Research Design and Methods: The researchers will explore the predictive validity of the key components of Louisiana’s Kindergarten Readiness System by linking program data collected in Louisiana with primary data that will be collected in the initial year of the project. Specifically, the researchers will examine the extent to which “internally-conducted” CLASS ratings align both with scores from externally conducted CLASS observations and with children’s gains in school readiness skills. They will also explore the extent to which parents can accurately assess program quality as defined by QRIS, as well as the extent to which parents define quality in ways that are distinct from QRIS. In Year 1, the researchers will conduct direct child assessments, CLASS observations, and administer direct, teacher and parent surveys in fall 2014 and spring 2015. LDE staff will provide the University of Virginia (UVA) research team with access to state-collected Teaching Strategies GOLD and CLASS data for the 2013-2014 school year. The UVA research team will develop data systems, prepare data for analysis and conduct preliminary analyses. In Year 2, LDE staff will provide the UVA research team with access to 2014-2015 Teaching Strategies GOLD and CLASS data collected by the LDE teachers and staff. Preliminary validation and parental selection data analyses will be conducted.  In Year 3, LDE staff will provide the University of Virginia (UVA) research team with access to state-collected Teaching Strategies GOLD and CLASSdata for the 2015-2016 school year. The researchers will compile three years of state-collected data and conduct a descriptive analysis of quality distribution across the publicly-funded ECE programs in the state. They will also complete validation and parental choice analyses.

Control Condition: Due to the nature of this research design, there is no control condition.

Key Measures:

LDE-provided Secondary Data: The LDE will provide the researchers with access to secondary data collected by LDE staff and teachers.  The LDE mandates the use of the Classroom Assessment Scoring System (CLASS) and Teaching Strategies GOLD in preschool programs that participate in Louisiana’ Kindergarten Readiness System.  Teachers in participating programs use Teaching Strategies GOLD three times throughout the year (fall, winter, and spring).  CLASSobservations are conducted in fall and spring of each year

Primary Data Collection: For the primary data collection study, the researchers will conduct direct assessments of children’s school readiness skills in the areas of receptive and expressive vocabulary, phonological awareness, print knowledge, math and self-regulation in fall 2014 and spring 2015. They will also conduct independent observations of the quality of teacher-child interactions. The Peabody Picture Vocabulary Test-3rd edition (PPTV-III) will be used to measure children’s receptive vocabulary skills. The Picture Vocabulary Subtest of the Woodcock-Johnson-III (WJ-III) will be used to assess children’s expressive vocabulary skills. The Phonological Awareness and Print Knowledge subtests of the Test of Preschool Early Literacy will be used to assess children’s emergent literacy skills. The WJ-III Applied Problems subtest and the Tools for Early Assessment in Mathematics-Short Form will be used to assess children’s early mathematics skills. Inhibitory control will be assessed using the Pencil Tap Test. Children’s behavioral self-regulation, including inhibitory control, working memory and attention focusing will be assessed using the Head Toes Knees Shoulders Task. Data collectors will conduct CLASS observations in the fall and spring. Data will be collected to examine the fidelity of implementation (e.g., teachers’ “buy-in” and use of the measure as a formative assessment tool) of Teaching Strategies GOLD. In fall 2014, program directors will complete a survey providing information about the children enrolled in their program and the services provided. Directors will indicate the program’s type (private child care center, Head Start, school-based prekindergarten) as well as the number of children enrolled, the number of classrooms and number of teachers and aides. Participating teachers and parents will complete surveys in the fall 2014 and spring 2015.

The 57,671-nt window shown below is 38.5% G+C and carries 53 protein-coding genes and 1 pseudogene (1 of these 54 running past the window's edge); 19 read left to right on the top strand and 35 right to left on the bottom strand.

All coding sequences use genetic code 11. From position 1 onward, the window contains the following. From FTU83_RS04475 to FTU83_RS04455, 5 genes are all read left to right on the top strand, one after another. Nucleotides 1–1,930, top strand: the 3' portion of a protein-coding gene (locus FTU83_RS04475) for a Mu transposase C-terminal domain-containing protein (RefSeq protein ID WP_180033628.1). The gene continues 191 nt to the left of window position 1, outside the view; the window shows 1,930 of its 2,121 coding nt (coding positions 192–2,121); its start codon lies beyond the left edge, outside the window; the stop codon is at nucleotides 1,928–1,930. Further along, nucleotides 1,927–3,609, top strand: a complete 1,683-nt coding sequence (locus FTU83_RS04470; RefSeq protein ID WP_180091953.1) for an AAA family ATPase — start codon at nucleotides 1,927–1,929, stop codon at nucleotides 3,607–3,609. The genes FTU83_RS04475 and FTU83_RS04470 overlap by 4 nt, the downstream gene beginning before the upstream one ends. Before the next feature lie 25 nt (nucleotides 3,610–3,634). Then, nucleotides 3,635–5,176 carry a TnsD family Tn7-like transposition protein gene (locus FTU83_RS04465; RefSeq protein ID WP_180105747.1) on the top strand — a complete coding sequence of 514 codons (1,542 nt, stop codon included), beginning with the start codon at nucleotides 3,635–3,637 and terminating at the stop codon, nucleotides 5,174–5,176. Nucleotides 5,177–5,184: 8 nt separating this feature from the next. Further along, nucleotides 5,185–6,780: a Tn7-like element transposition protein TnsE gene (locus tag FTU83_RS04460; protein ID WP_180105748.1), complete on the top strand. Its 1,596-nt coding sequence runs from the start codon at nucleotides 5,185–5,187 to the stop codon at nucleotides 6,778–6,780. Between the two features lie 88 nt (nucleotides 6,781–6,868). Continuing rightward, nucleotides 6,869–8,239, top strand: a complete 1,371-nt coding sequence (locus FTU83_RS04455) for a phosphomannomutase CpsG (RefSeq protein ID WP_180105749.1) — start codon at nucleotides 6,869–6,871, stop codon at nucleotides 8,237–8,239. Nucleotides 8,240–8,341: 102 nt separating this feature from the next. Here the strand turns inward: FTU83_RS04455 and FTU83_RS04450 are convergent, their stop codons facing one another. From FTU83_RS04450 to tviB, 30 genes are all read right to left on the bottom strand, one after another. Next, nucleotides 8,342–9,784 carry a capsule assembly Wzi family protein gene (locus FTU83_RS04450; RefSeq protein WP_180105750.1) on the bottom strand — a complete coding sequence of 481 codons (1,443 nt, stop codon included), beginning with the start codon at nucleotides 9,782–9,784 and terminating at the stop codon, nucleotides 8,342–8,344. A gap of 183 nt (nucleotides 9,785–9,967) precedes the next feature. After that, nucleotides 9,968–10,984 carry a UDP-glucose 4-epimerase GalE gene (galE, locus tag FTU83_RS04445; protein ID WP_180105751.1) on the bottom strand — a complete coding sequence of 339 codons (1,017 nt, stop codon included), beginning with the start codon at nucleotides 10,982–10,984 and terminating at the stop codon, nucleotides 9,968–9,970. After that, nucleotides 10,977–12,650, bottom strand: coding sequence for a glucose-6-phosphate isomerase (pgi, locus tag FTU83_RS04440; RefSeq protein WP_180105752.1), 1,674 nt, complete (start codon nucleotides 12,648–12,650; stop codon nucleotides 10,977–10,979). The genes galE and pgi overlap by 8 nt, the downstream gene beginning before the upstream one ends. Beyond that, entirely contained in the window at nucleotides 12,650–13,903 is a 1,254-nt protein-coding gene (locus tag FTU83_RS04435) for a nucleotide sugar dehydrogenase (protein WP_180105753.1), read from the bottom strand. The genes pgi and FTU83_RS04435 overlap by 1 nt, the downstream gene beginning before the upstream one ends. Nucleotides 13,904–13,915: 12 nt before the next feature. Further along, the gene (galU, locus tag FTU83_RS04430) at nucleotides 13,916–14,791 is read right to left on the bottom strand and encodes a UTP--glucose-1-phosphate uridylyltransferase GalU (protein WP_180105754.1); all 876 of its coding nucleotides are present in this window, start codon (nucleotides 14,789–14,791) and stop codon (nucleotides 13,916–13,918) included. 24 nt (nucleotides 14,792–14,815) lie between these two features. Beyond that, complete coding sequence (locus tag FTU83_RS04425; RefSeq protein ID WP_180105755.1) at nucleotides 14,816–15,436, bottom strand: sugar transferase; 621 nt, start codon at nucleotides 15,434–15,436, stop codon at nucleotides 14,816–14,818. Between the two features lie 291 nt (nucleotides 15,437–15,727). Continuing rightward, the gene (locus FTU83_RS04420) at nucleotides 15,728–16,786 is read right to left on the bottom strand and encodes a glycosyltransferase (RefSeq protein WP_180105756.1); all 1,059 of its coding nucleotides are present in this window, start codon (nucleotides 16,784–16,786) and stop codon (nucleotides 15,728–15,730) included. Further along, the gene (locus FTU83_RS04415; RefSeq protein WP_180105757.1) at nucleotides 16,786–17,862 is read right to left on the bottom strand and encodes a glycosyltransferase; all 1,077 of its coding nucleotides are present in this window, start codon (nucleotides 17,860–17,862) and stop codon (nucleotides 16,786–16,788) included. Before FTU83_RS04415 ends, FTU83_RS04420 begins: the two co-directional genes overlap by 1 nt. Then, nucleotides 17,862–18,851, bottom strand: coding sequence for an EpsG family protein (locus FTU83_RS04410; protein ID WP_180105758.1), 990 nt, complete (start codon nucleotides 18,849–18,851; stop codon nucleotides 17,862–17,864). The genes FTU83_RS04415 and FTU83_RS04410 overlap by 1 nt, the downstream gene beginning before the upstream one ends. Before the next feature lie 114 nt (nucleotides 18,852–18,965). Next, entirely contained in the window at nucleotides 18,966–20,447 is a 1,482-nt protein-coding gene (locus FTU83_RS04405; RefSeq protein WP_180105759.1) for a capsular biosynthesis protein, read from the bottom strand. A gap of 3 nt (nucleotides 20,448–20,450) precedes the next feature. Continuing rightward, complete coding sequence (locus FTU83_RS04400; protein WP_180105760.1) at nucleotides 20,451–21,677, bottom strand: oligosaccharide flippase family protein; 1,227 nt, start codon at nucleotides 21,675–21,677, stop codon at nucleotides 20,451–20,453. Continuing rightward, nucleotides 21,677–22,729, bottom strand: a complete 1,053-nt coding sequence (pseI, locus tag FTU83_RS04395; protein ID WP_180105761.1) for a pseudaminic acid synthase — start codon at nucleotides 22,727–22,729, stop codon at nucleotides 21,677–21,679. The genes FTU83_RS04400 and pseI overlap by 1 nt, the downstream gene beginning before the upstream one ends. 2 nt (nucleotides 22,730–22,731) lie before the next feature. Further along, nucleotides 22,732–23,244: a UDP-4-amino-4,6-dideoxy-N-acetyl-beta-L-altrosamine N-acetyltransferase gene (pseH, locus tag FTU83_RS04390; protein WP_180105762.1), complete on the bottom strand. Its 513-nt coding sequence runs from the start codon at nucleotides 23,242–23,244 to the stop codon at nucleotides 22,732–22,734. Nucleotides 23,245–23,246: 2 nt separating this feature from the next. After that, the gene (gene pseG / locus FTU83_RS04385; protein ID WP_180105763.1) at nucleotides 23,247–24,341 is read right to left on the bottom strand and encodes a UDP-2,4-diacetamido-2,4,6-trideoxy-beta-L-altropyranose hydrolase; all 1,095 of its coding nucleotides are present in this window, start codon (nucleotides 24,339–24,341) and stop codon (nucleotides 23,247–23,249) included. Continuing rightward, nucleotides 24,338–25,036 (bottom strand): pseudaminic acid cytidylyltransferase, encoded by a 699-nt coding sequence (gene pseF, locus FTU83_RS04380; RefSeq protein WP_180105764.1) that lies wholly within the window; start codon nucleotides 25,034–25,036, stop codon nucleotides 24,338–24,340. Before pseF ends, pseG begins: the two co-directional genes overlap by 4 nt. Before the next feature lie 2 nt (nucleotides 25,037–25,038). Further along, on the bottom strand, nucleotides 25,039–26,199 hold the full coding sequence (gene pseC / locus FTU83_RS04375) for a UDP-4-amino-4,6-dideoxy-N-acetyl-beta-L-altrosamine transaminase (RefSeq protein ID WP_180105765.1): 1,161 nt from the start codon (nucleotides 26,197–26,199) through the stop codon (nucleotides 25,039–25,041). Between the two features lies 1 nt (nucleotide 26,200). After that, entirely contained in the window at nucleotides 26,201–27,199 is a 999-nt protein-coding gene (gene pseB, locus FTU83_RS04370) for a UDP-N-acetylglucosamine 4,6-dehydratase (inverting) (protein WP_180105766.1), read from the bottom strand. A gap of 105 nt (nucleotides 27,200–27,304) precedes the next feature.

Data Analytic Strategy: Researchers will conduct analyses to explore associations between various proxies of quality and direct assessments of children’s learning, and to explore parental processes in selecting ECE programs. This information will be used to generate testable hypotheses about the effective design of QRIS. The quality proxy variables include: 1) Average CLASS score as measured internally by Community Networks; (2) Developmental gains measured using Teaching Strategies GOLD; (3) Average CLASS score as measured by reliable assessors from our research team; (4) Fidelity of implementation measures of Teaching Strategies GOLD; and (5) Parental ratings of program quality and engagement. The main analytic tool will be multivariate linear regression analysis. To answer the primary research question, the researchers will examine the relationships between each quality measure and gains over the program year as measured by direct child assessments. In addition, multivariate analyses will be conducted to examine which composites of quality proxies are most strongly related to children’s learning gains. To answer the second research question, the researchers will describe parents’ survey responses and explore whether ECE selection processes differ statistically depending on family characteristics such as race, income, and parental education, as well as community characteristics such as urbanicity.